Re: pendulum swings (was: Re: [asa] Gospel in the Stars WAS Star of Bethlehem presentation?)

From: <>
Date: Fri Nov 27 2009 - 23:25:14 EST

I have a reaction to this portion of Cameron's post. (My response is below this
excerpt of his post.) (actually the excerpt may be more of a reaction to
Murray's post on another thread... but I'm still interested in any thoughts...)

Quoting Cameron Wybrow <>:
> If you look, on the other hand, at Catholics or Anglicans or Greek Orthodox
> or mainstream Protestants who become atheists (with a few exceptions, such
> as Catholics who have been badly burned by immoral priests or by the
> hierarchy), they are rarely preoccupied with the religion in which they used
> to believe. They just drift away from it, going to church less and less
> often, until churchgoing stops altogether (except for weddings and
> funerals). And they don't run to bookstores to snap up the latest tomes
> which refute six-day literalism, and they don't join all kinds of internet
> groups where they can denounce the teachers they used to respect, and trash
> the beliefs they used to hold. They don't read books by Richard Dawkins or
> Sam Harris or Daniel Dennett, either. They just live secular lives, not
> thinking all that much about religion at all. It no longer has a hold on
> them.
> This is actually a much healthier way to leave a religion, because it is
> liberating. The religion is no longer present in one's life, even as
> something which must be consciously repudiated. It's just forgotten, as
> something outgrown, like one's teddy bear or one's first girlfriend or one's
> first pair of sneakers. This type of non-believer carries on without a bad
> conscience, not concerned to repeatedly justify his choice of abandoning his
> faith, to others or to himself.

I take issue with this "healtheir way to leave..." notion you raise above, not
because I have well-solidified answering arguments in my head yet, but just from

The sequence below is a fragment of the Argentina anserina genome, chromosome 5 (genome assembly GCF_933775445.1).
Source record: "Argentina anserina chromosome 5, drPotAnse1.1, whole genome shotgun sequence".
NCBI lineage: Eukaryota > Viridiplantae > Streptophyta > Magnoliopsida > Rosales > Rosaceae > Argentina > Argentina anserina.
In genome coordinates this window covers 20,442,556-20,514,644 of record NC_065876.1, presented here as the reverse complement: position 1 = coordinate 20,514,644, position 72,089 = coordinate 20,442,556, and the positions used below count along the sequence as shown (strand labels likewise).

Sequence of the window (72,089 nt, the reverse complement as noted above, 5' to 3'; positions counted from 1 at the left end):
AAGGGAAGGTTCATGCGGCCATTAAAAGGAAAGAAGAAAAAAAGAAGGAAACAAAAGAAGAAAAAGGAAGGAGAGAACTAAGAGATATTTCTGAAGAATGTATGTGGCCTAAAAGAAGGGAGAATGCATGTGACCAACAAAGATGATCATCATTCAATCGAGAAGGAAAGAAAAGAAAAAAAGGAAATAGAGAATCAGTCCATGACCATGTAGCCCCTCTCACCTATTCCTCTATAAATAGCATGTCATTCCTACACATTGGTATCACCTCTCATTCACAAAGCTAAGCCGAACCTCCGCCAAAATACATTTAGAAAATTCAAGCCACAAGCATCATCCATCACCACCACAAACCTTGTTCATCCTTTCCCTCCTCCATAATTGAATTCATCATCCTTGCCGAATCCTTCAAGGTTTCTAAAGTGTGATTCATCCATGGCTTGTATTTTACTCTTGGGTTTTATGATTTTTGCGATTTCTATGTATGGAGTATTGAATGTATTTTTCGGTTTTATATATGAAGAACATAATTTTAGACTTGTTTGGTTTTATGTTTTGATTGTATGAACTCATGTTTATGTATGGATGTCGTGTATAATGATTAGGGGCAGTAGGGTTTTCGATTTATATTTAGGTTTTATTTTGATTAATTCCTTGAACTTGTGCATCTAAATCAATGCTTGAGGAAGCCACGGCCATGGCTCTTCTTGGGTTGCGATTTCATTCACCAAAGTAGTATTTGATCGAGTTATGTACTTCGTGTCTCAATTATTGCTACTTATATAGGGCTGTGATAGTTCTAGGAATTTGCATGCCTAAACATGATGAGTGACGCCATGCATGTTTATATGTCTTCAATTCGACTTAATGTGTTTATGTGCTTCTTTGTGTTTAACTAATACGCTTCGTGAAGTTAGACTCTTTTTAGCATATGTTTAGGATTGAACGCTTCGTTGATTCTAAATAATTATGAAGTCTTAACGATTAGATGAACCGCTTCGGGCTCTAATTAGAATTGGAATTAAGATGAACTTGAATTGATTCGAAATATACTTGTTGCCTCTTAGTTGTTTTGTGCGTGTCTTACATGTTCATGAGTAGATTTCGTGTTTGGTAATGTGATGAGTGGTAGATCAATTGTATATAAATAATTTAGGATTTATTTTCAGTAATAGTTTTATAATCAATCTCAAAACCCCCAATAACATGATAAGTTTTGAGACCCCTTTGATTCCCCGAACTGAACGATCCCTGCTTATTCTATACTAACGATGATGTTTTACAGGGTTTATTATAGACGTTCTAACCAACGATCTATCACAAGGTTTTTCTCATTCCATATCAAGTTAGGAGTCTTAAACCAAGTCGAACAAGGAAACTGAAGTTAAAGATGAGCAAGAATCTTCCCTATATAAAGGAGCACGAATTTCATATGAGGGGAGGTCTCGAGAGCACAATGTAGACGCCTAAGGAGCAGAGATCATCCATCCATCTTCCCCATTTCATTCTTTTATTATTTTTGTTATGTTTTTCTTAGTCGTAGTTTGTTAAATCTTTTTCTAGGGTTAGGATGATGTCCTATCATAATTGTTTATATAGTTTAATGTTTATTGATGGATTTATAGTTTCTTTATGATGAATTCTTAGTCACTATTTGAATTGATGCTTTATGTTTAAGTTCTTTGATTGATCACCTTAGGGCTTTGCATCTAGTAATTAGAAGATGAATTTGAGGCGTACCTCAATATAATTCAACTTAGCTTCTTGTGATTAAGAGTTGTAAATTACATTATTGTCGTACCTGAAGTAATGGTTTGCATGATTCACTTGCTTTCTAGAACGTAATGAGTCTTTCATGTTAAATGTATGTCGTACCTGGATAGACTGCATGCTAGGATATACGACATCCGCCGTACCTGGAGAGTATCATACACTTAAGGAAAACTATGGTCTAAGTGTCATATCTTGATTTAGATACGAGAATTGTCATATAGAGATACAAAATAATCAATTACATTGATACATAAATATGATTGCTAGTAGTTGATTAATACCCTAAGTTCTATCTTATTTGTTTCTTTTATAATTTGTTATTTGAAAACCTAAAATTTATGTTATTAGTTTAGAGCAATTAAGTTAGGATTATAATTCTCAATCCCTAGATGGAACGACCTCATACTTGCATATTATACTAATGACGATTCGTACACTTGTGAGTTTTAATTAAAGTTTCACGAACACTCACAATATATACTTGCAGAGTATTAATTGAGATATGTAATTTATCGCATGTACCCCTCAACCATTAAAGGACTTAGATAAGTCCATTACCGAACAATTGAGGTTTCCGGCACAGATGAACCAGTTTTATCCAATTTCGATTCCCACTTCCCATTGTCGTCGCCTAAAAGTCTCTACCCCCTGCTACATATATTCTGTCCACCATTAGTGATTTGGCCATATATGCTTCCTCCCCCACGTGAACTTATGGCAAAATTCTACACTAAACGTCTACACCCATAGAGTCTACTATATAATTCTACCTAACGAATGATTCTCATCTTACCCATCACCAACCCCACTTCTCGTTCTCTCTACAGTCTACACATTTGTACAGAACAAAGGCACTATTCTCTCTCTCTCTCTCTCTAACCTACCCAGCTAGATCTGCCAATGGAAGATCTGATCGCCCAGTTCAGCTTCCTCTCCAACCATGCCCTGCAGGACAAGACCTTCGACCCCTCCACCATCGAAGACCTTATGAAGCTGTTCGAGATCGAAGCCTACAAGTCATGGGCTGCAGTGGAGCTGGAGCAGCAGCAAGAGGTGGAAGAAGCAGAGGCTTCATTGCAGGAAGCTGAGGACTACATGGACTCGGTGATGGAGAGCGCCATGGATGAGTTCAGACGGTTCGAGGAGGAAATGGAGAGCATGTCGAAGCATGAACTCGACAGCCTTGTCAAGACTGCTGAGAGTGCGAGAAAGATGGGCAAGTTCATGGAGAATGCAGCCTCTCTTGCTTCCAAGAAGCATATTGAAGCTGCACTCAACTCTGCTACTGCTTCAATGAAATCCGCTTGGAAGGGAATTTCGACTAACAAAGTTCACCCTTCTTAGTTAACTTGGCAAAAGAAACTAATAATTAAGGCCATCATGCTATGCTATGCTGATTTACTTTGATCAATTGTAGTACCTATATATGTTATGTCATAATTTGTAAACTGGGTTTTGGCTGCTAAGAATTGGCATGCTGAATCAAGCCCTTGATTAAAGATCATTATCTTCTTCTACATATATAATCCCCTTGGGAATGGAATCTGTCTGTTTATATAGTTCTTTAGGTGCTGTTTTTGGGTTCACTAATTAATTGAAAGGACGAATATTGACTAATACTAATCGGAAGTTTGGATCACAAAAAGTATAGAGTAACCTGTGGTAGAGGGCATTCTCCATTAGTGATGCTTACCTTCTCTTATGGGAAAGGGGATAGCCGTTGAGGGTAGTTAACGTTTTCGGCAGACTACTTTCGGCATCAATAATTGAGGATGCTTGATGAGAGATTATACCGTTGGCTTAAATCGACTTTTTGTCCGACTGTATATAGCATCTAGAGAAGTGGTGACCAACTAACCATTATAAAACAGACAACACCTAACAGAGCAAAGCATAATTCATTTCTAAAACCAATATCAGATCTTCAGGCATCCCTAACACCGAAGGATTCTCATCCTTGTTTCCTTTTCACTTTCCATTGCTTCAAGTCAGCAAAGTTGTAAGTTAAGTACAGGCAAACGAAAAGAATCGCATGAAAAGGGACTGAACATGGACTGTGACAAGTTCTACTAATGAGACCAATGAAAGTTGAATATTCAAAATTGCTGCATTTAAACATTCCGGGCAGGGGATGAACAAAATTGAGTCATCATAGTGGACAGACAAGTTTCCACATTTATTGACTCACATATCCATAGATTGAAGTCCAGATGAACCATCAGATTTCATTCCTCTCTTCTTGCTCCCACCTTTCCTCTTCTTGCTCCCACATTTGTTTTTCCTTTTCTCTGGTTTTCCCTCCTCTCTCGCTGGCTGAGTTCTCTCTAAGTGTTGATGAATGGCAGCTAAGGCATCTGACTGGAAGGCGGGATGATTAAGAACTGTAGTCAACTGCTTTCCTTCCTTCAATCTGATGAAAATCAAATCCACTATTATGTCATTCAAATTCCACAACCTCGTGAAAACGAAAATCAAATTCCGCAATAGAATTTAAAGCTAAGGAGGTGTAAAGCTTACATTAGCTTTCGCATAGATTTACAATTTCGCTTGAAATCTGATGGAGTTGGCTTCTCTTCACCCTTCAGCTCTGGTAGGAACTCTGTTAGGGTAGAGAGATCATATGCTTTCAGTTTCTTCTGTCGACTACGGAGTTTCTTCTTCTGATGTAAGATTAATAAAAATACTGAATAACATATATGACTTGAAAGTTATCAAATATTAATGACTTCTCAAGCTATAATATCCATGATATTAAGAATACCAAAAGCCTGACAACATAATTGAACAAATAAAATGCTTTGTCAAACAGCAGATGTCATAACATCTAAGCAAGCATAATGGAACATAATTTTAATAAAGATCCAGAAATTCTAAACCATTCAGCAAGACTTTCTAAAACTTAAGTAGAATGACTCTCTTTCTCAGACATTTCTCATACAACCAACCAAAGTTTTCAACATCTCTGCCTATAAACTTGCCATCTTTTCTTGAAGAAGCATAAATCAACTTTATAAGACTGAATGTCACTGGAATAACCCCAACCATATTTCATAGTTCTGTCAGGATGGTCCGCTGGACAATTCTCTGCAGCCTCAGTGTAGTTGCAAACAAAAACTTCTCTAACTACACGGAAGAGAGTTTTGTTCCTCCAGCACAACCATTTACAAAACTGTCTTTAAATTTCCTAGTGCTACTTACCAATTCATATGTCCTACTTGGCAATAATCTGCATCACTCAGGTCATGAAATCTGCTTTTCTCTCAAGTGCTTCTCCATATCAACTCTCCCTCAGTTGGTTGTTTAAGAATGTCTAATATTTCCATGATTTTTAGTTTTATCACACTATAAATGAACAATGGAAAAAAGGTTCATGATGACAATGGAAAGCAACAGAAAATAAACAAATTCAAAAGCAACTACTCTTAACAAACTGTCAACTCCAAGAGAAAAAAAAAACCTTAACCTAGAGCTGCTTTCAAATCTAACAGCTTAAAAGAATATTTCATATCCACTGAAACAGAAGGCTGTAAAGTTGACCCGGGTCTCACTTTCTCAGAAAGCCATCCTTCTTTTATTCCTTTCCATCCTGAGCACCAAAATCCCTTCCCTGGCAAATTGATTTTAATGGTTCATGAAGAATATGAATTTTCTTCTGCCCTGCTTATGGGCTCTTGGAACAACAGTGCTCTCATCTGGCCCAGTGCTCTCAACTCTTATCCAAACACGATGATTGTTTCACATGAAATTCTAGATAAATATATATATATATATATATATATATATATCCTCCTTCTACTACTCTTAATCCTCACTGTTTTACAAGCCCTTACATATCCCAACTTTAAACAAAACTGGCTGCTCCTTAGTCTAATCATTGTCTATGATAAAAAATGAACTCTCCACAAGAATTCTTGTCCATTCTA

my intuition that this flies in the face how some Christian thinkers might react
to this. Specifically, I have Chesterton in mind right now as I am reading his
biography of St. Thomas Aquinas (the Dumb Ox). I would like to type below an
excerpt from Chesterton's book in which he describes Aquinas' response in a
debate to one Siger of Brabant who Chesterton describes as having a philosophy
dangerously close to that of Aquinas but with a poisonously dangerous difference
that provoked uncharacteristic ire from Thomas. Here is Chesterton:

"Siger of Brabant said this: the Church must be right theologically, but she
can be wrong scientifically. There are two truths; the truth of the
supernatural world, and the truth of the natural world, which contradicts the
supernatural world. While we are being naturalists, we can suppose that
Christianity is all nonsense; but then, when we remember that we are Christians,
we must admit that Christianity is true even if it is nonsense. In other words,
Siger of Brabant split the human head in two, like the blow in an old legend of
battle; and declared that a man has two minds, with one of which he must
entirely believe and with the other may utterly disbelieve. To many this would
at least seem like a parody of Thomism. As a fact, it was the assassination of
Thomism. It was not two ways of finding the same truth; it was an untruthful
way of pretending that there are two truths. And it is extraordinarily
interesting to note that this is the one occasion when the Dumb Ox really came
out like a wild bull. When he stood up to answer Siger of Brabant, he was
altogether transfigured, and the very style of his sentences, which is a thing
like the tone of a man's voice, is suddenly altered. He had never been angry
with any of the enemies who disagreed with him. But these enemies had attempted